The east coast observatories at the Isle of May, Filey, Spurn, Gibraltar Point, Holme and Landguard are perhaps at their best in the autumn, with the possibility of large movements of common migrants as well as the added spice of possible eastern vagrants, although the Isle of May can see similar arrivals to Fair Isle and North Ronaldsay during spring.
The south coast observatories such as Sandwich Bay, Dungeness and Portland can have good days in both spring and autumn although spring arrivals tend to move through very quickly - you can literally see the birds making their way north up through the hedges at Portland in the spring. Sea-watching can be good in both spring and autumn and even winter at Dungeness can see large movements and plenty of activity at the 'patch' - the outlet for the water used in cooling the nearby power station.
To many the heyday of the bird observatory was during the 1950s and '60s but recent work by the network of current observatories suggests that the daily census information which each collects could be a valuable tool in the long-term monitoring of bird population.
The daily census is an integral part of daily routine at an observatory and is one of the criteria by which an observatory is assessed for accreditation to the Bird Observatories Council (BOC). Accreditation is also based on the observatory having a defined recording area which has been covered for at least two years and with coverage being maintained for at least the main migration periods. The observatory must be able to offer training/ringing facilities to visiting ringers and be able to arrange accommodation for visitors.
The BOC was formed in 1946 to co-ordinate the work of the established observatories and standardise methods of data collection and is made up of representatives from each of the accredited observatories (there are currently 18 accredited observatories - see the map) and the British Trust for Ornithology (BTO). The definition of a bird observatory put forward in 1946 was: "a field station co-operatively manned for the purposes of making continuous observations on migrant birds, and for catching, examining and marking them". This definition is still valid today although the purpose of the observatories has been expanded and is now given as:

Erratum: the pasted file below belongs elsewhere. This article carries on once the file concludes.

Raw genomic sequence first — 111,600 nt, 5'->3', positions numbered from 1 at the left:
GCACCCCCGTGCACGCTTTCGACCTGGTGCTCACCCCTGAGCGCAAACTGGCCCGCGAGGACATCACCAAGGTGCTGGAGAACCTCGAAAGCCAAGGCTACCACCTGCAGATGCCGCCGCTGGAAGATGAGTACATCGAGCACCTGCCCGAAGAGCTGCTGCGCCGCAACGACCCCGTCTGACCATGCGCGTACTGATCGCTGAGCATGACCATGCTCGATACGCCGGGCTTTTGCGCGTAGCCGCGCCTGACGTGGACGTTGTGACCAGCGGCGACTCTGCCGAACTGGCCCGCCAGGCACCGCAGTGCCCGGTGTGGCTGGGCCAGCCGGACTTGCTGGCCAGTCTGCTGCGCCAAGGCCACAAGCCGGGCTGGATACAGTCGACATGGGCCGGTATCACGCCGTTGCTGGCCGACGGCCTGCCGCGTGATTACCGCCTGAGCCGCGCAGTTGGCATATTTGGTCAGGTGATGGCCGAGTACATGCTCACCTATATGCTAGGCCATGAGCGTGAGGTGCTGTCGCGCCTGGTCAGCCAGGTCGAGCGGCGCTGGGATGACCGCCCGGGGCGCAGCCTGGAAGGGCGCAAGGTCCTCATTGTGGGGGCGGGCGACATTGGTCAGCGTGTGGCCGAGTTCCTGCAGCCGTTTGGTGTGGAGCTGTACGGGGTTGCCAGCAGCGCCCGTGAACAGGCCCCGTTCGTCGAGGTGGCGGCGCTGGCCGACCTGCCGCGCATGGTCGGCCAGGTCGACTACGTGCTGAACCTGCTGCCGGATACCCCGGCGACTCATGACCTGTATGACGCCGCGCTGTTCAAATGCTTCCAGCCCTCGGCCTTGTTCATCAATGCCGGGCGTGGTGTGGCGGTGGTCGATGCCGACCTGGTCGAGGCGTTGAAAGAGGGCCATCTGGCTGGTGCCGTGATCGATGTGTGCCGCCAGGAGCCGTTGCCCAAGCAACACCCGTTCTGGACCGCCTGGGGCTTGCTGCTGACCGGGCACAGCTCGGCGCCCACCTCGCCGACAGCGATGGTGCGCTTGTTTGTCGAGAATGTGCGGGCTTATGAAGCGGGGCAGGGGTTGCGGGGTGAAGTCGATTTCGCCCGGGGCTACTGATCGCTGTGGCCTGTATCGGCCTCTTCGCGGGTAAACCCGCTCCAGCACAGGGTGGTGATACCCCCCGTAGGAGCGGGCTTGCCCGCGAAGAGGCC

"The Bird Observatories' primary purpose is to conduct long-term monitoring of bird populations and migration.
Individual Observatories are located at prime migration points, where a daily census is taken and other standardised methods of data collection are used in a defined recording area.
An integral part of observatory work is bird ringing, undertaken within the national scheme which is licensed under the Wildlife and Countryside Act 1981 and co-ordinated by the British Trust for Ornithology. This provides data for guiding conservation policies of such bodies as Natural England, the Natural Resources Wales, Scottish Natural Heritage and their counterparts in Ireland.
The Observatories enable and encourage volunteers to participate in scientific studies of birds and the environment. The results of these studies and more general information are made freely available to researchers and to the public who are welcome to visit Observatories."
This takes into account the realisation of the importance of the daily census data, the need to make this data available for wider scientific study, and the need to try and attract more birdwatchers/researchers to the observatories.